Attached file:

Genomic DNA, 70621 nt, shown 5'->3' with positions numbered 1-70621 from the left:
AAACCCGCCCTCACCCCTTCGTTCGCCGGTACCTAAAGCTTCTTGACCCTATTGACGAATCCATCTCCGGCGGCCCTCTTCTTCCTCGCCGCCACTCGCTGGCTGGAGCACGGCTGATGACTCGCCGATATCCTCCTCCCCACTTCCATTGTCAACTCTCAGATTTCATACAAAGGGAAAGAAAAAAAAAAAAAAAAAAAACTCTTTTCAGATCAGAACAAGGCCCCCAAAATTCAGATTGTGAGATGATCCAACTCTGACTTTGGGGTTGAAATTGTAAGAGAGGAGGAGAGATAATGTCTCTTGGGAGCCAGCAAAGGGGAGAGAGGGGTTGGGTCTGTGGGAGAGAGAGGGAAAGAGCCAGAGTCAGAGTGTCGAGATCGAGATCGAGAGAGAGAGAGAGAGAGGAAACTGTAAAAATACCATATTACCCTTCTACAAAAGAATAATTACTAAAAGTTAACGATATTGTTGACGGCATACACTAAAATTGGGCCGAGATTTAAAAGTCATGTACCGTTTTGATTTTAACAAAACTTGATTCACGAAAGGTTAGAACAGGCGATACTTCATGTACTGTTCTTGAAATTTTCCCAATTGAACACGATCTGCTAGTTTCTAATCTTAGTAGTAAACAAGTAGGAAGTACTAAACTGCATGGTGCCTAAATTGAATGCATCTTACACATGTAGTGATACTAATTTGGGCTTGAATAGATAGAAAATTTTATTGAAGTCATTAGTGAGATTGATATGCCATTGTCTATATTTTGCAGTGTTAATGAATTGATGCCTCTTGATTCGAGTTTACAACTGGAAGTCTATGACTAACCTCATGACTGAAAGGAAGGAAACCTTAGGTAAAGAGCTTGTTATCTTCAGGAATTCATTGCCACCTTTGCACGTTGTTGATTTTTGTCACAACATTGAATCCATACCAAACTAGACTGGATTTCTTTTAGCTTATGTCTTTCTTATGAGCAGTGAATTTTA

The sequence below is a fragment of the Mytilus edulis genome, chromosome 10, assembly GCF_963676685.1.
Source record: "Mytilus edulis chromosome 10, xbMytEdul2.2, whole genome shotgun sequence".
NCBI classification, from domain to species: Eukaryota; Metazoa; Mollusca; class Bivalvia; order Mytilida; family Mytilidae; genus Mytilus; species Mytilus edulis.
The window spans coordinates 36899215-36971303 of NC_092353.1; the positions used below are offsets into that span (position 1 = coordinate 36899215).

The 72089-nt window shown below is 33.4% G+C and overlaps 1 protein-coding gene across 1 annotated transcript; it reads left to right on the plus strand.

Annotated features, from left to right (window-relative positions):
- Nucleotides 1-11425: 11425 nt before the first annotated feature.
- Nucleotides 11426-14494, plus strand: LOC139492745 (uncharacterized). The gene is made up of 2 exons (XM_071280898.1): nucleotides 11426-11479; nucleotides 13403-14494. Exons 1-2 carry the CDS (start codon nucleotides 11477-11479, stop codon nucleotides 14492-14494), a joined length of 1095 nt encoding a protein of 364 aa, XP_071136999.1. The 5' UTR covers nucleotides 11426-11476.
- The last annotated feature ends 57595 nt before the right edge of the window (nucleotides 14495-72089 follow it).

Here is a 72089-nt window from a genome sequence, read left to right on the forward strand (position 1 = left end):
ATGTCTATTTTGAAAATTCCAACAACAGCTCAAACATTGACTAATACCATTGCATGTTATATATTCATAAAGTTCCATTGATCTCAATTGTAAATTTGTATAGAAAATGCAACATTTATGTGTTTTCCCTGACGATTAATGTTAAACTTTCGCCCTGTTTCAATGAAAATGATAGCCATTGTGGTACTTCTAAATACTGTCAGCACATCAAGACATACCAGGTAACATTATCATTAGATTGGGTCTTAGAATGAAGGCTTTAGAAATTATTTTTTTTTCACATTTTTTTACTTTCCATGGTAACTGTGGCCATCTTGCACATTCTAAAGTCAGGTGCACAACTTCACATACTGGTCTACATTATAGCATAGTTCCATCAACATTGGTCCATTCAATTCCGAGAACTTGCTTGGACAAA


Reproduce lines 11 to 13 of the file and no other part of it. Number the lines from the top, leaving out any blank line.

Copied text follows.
- The last annotated feature ends 57595 nt before the right edge of the window (nucleotides 14495-72089 follow it).

Here is a 72089-nt window from a genome sequence, read left to right on the forward strand (position 1 = left end):
ATGTCTATTTTGAAAATTCCAACAACAGCTCAAACATTGACTAATACCATTGCATGTTATATATTCATAAAGTTCCATTGATCTCAATTGTAAATTTGTATAGAAAATGCAACATTTATGTGTTTTCCCTGACGATTAATGTTAAACTTTCGCCCTGTTTCAATGAAAATGATAGCCATTGTGGTACTTCTAAATACTGTCAGCACATCAAGACATACCAGGTAACATTATCATTAGATTGGGTCTTAGAATGAAGGCTTTAGAAATTATTTTTTTTTCACATTTTTTTACTTTCCATGGTAACTGTGGCCATCTTGCACATTCTAAAGTCAGGTGCACAACTTCACATACTGGTCTACATTATAGCATAGTTCCATCAACATTGGTCCATTCAATTCCGAGAACTTGCTTGGACAAA